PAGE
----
Today, the fourth of Field Marshall Sir John French‘s letters to King George V describing the course of the war is published in newspapers across the world. There are many notable passages for students of the Great War, including his praise of the Indian Expeditionary Force, just one of the troop formations recently arrived in France from all over the empire.
Since their arrival in this country, and their occupation of the line allotted to them, I have been much impressed by the initiative and resource displayed by the Indian troops. Some of the ruses they have employed to deceive the enemy have been attended with the best results, and have doubtless kept superior forces in front of them at bay. The Corps of Indian Sappers and Miners have long enjoyed a high reputation for skill and resource. Without going into detail, I can confidently assert that throughout their work in this campaign they have fully justified that reputation. The General Officer Commanding the Indian Army Corps describes the conduct and bearing of these troops in strange and new surroundings to have been highly satisfactory, and I am enabled, from my own observation, to fully corroborate his statement.
Although French serves during an era when official doctrine discourages generals from spending time at the front, he has personally inspected the situation at units cracking under the stress of constant trench warfare — and been forced to juggle organizational charts as formations bleed away into the mud of Ypres.
On the 27th October I went to the headquarters of the First Corps at Hooge to personally investigate the condition of the 7th Division. Owing to constant marching and fighting, ever since its hasty disembarkation, in aid of the Antwerp Garrison, this division had suffered great losses, and were becoming very weak. I therefore decided temporarily to break up the Fourth Corps and place the 7th Division with the First Corps under the command of Sir Douglas Haig. The 3rd Cavalry Division was similarly detailed for service with the First Corps. I directed the Fourth Corps Commander to proceed, with his Staff, to England, to watch and supervise the mobilization of his 8th Division, which was then proceeding.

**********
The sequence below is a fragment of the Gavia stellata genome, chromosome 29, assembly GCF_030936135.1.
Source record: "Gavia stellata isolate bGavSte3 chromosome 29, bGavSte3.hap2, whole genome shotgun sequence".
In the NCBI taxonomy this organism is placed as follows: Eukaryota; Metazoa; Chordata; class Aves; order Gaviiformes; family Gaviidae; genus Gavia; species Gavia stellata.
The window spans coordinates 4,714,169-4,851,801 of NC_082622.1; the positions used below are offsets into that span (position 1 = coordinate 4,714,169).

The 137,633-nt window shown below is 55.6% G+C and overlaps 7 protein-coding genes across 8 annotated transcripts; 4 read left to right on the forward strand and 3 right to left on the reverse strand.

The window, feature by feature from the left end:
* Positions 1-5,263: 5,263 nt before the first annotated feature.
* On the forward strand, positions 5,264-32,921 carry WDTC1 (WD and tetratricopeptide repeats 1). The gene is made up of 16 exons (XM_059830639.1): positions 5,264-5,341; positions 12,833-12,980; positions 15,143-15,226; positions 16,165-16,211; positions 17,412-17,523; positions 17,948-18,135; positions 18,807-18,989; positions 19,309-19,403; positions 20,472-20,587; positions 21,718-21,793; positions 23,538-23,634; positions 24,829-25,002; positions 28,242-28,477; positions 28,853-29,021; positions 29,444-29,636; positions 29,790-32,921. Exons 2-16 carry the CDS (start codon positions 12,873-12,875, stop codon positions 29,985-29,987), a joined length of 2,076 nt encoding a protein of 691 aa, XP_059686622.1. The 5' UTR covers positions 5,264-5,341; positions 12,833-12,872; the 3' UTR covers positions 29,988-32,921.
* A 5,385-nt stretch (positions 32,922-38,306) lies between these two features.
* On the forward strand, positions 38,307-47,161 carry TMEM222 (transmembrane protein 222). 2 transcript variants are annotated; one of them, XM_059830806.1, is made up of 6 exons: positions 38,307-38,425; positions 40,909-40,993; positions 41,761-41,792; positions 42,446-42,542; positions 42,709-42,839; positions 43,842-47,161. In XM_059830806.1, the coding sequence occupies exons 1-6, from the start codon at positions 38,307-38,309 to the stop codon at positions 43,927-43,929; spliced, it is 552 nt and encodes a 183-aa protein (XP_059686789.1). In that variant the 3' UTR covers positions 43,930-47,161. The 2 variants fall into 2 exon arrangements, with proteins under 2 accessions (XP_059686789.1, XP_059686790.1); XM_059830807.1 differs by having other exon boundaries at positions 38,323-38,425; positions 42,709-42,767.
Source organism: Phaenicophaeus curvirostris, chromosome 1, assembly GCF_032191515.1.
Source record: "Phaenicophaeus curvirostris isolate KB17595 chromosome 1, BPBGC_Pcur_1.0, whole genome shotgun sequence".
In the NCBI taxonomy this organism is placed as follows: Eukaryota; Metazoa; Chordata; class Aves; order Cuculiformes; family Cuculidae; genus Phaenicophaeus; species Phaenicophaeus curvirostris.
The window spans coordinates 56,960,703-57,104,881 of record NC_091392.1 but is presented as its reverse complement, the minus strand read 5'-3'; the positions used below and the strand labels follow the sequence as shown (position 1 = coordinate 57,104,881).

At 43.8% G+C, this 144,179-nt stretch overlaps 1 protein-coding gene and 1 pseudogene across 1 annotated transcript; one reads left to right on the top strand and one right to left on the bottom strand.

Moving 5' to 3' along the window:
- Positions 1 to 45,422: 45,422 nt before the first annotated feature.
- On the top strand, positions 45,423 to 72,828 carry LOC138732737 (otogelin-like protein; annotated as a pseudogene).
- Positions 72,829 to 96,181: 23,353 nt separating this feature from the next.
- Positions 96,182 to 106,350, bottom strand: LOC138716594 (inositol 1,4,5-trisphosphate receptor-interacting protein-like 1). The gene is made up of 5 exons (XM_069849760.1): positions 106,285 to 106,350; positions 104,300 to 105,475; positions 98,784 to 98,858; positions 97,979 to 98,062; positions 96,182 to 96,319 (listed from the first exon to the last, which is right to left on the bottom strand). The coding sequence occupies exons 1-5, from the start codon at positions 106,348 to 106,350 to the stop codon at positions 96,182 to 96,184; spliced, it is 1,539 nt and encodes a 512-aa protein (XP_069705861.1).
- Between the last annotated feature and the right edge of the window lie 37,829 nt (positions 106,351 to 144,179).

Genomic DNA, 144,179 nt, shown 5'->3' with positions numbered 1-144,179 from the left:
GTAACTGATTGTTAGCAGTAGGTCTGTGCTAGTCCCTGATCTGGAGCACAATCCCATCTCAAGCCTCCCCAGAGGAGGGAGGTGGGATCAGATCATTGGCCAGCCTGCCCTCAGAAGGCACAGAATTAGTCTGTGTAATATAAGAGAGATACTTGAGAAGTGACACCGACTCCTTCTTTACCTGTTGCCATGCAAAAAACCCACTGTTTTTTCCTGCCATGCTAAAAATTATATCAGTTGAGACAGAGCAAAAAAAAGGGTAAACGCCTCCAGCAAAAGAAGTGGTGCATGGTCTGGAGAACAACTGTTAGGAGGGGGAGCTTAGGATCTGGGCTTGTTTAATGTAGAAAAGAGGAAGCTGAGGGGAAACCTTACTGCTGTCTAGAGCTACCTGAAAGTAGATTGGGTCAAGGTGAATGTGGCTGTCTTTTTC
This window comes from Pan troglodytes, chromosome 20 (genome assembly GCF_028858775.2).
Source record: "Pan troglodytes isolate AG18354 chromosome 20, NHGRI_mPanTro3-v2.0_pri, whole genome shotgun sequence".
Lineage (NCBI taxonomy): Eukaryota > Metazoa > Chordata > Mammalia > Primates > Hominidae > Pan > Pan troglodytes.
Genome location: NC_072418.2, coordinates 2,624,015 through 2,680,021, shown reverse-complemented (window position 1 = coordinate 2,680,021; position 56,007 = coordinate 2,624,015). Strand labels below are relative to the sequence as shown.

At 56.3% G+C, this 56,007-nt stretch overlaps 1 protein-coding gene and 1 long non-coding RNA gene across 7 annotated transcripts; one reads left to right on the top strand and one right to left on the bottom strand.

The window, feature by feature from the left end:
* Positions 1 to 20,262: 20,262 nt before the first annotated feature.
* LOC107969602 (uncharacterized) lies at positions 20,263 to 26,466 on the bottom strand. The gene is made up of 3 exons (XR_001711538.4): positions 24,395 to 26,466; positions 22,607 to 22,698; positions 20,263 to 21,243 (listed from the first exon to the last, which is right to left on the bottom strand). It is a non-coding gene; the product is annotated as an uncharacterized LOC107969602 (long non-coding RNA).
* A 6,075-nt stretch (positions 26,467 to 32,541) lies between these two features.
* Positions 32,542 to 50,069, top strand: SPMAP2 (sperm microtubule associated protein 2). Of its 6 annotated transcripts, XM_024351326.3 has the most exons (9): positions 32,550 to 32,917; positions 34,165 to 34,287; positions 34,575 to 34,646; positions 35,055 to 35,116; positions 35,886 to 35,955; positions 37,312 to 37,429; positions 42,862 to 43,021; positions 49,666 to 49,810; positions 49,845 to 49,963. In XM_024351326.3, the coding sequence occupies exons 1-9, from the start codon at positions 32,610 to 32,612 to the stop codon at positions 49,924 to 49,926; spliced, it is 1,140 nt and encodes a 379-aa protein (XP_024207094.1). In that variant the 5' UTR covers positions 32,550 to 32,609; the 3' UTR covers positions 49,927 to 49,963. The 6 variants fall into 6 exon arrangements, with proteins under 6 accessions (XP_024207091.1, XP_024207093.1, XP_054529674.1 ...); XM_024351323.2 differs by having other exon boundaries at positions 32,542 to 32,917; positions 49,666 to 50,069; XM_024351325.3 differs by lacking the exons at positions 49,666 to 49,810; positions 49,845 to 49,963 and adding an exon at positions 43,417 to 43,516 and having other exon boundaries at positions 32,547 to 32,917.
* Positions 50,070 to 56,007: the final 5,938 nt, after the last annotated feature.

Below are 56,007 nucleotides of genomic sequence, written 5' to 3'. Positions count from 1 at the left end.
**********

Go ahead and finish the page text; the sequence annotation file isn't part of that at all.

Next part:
With the First Battle of Ypres winding down, intelligence has revealed the importance that the German General Staff has placed on Erich von Falkenhayn’s first experiment in attrition doctrine:
An order taken from a prisoner who had been captured on this day purported to emanate from the German General, Von Beimling, and said that the Fifteenth German Corps, together with the 2nd Bavarian and Thirteenth Corps, were entrusted with the task of breaking through the line to Ypres; and that the Emperor himself considered the success of this attack to be one of vital importance to the successful issue of the war.
French takes special note of the rapidly-expanding battlefield role played by aircraft. This month, Russia, France, Britain, and Belgium adopted distinctive wing markings just like their counterparts in the Central Powers, and it has been seven weeks since French aviators scored the first confirmed air-to-air combat victory.
The work performed by the Royal Flying Corps has continued to prove of the utmost value to the success of the operations. I do not consider it advisable in this despatch to go into any detail as regards the duties assigned to the Corps and the nature of their work, but almost every day new methods for employing them, both strategically and tactically, are discovered and put into practice. The development of their use and employment has indeed been quite extraordinary, and I feel sure that no effort should be spared to increase their numbers and perfect their equipment and efficiency.
Radio technology is still too limited for widespread tactical use; telegraph and telephone lines are not easily buried during battle. Communication between his headquarters and the front lines has therefore been a primary problem for French, who offers conspicuous praise of the bicycle messengers pedaling back and forth every day on the war-torn highways of northern France.